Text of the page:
2061. Impact of a Penicillin-Binding Protein 2a Rapid Diagnostic Test on Patients Who Present with Staphylococcus aureus Orthopedic Hardware Infections
Session: Poster Abstract Session: Diagnostics: Resistance Testing
Saturday, October 6, 2018
Room: S Poster Hall
Posters
  • Alere IDWeek Poster JEH.pdf (639.0 kB)
  • Background: Waiting for culture availability from orthopedic hardware (HW) infections delays patient discharge and time to definitive antimicrobial therapy. In February 2017, Vanderbilt University Hospital (VUH) implemented a penicillin-binding protein 2a-based rapid diagnostic, Alere®, to differentiate methicillin-susceptible S. aureus (MSSA) and methicillin-resistant S. aureus (MRSA) from tissue sample growth. In other settings, use of Alere® demonstrated decreased time to definitive therapy with and without stewardship intervention. However, no studies to date have examined the impact of Alere® in the orthopedic HW infection population.

    Methods: We performed a retrospective study of patients ≥18 years of age admitted to VUH with a culture-positive, monomicrobial, S. aureus orthopedic HW infection. Select ICD-10 codes related to orthopedic HW infections were used to identify potential patients. Exclusion criteria included concomitant bacteremia or polymicrobial infections. Patients with sterile site cultures obtained from August 2016-January 2017 were included in the pre-Alere® group and February 2017-September 2017 in the post-Alere® group. The primary outcome was time to appropriate antibiotic, defined as cefazolin or nafcillin for MSSA, and vancomycin for MRSA. Daptomycin and linezolid were acceptable alternatives in the case of prior vancomycin failure, or severe, documented reaction to vancomycin.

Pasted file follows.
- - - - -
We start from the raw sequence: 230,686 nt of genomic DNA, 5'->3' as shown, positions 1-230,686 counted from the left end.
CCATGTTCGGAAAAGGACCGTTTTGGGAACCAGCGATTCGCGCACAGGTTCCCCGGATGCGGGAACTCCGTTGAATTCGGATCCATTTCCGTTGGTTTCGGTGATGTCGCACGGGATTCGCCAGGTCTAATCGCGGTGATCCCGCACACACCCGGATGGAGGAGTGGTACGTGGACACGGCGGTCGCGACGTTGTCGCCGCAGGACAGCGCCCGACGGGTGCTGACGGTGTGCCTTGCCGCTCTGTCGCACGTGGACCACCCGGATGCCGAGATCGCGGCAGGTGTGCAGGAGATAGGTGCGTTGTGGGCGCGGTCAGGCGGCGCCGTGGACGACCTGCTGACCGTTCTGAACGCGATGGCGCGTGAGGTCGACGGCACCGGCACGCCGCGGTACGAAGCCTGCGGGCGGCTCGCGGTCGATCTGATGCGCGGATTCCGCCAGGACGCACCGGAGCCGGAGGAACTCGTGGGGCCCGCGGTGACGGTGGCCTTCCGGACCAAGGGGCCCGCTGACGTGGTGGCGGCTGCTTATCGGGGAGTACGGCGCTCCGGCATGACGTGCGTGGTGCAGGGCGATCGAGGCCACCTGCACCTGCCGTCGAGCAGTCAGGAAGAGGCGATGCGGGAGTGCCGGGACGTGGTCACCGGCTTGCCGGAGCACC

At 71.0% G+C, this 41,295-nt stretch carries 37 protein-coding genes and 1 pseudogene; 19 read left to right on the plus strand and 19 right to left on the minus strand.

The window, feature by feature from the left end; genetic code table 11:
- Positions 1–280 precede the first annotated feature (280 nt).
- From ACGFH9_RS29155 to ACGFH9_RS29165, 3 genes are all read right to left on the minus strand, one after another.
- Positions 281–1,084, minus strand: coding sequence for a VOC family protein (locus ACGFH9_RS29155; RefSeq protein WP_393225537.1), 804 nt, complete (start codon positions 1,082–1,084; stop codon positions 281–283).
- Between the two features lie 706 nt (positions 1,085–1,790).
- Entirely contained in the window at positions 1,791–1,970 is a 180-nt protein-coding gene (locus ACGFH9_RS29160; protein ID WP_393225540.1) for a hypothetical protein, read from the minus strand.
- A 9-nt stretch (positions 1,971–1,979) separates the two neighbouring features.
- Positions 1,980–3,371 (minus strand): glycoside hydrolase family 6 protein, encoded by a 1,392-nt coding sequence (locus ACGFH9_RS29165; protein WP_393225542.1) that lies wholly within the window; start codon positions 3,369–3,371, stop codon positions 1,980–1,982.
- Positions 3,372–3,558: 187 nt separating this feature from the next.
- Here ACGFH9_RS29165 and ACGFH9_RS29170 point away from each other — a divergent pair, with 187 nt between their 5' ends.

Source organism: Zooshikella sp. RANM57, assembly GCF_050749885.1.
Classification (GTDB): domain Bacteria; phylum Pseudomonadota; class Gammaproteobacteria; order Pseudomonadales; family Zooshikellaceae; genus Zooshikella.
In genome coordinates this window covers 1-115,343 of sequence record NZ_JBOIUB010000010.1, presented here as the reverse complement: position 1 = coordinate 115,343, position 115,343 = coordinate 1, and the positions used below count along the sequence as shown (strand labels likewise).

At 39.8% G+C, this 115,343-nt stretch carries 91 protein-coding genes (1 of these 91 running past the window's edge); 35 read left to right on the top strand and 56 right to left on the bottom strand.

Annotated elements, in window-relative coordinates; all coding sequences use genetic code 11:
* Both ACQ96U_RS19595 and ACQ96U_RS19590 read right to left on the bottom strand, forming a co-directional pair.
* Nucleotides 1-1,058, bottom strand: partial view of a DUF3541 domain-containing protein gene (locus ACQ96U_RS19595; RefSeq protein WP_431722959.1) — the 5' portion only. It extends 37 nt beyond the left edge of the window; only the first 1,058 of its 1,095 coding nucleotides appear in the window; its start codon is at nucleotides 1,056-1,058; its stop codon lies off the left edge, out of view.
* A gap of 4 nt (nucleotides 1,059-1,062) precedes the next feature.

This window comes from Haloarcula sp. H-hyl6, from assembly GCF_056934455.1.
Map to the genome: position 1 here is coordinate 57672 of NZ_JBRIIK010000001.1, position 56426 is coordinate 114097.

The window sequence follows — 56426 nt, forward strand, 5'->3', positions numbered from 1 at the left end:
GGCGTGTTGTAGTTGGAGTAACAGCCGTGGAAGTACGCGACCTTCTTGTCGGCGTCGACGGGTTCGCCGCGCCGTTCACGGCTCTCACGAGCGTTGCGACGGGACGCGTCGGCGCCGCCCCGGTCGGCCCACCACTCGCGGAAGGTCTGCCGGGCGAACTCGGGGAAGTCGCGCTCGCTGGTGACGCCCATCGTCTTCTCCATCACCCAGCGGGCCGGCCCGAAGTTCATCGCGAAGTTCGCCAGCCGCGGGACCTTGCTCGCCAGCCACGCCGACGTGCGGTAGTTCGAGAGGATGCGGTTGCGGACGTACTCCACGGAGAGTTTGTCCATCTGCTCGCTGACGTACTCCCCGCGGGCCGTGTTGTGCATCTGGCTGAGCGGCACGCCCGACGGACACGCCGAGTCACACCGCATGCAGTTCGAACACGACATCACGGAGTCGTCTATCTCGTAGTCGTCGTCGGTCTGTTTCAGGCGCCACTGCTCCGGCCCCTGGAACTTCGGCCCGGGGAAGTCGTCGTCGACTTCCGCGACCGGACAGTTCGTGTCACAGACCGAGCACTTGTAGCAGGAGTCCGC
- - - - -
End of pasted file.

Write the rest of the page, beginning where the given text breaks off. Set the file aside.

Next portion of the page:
Results: ICD-10 codes identified a total of 331 patients, with 29 (8.7%) demonstrating monomicrobial S. aureus HW infections (52% MSSA). There were 11 (38%) and 18 (62%) patients in pre- and post-Alere® groups, respectively. Alere® results provided definitive methicillin susceptibility 31.9 (range 19.5-46.1) hours before standard culture results. Time to appropriate antibiotic was 41.8 hours less in post-Alere® group (p=0.009). Duration of empiric gram-negative coverage was significantly reduced in the post-Alere® group (p=0.029). Overall length of stay was unchanged between the groups (p=0.873).

    Conclusion: Introduction of Alere® reduced time to appropriate therapy and reduced empiric gram negative coverage in patients being treated for orthopedic hardware infections.

    Jillian Hayes, PharmD, Vanderbilt University Medical Center, Nashville, TN, Whitney Nesbitt, PharmD, BCPS, Pharmacy, Vanderbilt University Medical Center, Nashville, TN, Patty Wright, MD, FIDSA, Division of Infectious Diseases, Department of Medicine, Vanderbilt University School of Medicine, Nashville, TN, Matthew Greene, MD, Infectious Diseases, Vanderbilt University Medical Center, Nashville, TN and George Nelson, MD, Division of Infectious Diseases, Vanderbilt University Medical Center, Nashville, TN

    Disclosures:

    J. Hayes, None

    W. Nesbitt, None

    P. Wright, None

    M. Greene, None

    G. Nelson, None

    Findings in the abstracts are embargoed until 12:01 a.m. PDT, Wednesday Oct. 3rd with the exception of research findings presented at the IDWeek press conferences.